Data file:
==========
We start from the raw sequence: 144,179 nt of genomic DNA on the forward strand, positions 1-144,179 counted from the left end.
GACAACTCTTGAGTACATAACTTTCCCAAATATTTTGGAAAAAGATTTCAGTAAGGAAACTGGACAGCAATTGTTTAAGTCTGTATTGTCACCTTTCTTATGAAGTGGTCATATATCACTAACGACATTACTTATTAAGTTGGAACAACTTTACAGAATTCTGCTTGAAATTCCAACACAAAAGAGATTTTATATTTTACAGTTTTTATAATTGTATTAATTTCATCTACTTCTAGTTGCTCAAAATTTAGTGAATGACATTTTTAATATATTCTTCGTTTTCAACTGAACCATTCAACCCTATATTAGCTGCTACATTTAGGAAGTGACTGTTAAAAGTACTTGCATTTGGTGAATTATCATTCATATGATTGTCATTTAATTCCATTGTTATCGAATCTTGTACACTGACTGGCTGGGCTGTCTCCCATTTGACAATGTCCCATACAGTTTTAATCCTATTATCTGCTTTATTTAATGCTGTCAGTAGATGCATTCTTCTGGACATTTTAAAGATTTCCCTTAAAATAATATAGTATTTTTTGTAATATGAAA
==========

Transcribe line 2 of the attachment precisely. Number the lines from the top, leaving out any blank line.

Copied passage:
GACAACTCTTGAGTACATAACTTTCCCAAATATTTTGGAAAAAGATTTCAGTAAGGAAACTGGACAGCAATTGTTTAAGTCTGTATTGTCACCTTTCTTATGAAGTGGTCATATATCACTAACGACATTACTTATTAAGTTGGAACAACTTTACAGAATTCTGCTTGAAATTCCAACACAAAAGAGATTTTATATTTTACAGTTTTTATAATTGTATTAATTTCATCTACTTCTAGTTGCTCAAAATTTAGTGAATGACATTTTTAATATATTCTTCGTTTTCAACTGAACCATTCAACCCTATATTAGCTGCTACATTTAGGAAGTGACTGTTAAAAGTACTTGCATTTGGTGAATTATCATTCATATGATTGTCATTTAATTCCATTGTTATCGAATCTTGTACACTGACTGGCTGGGCTGTCTCCCATTTGACAATGTCCCATACAGTTTTAATCCTATTATCTGCTTTATTTAATGCTGTCAGTAGATGCATTCTTCTGGACATTTTAAAGATTTCCCTTAAAATAATATAGTATTTTTTGTAATATGAAA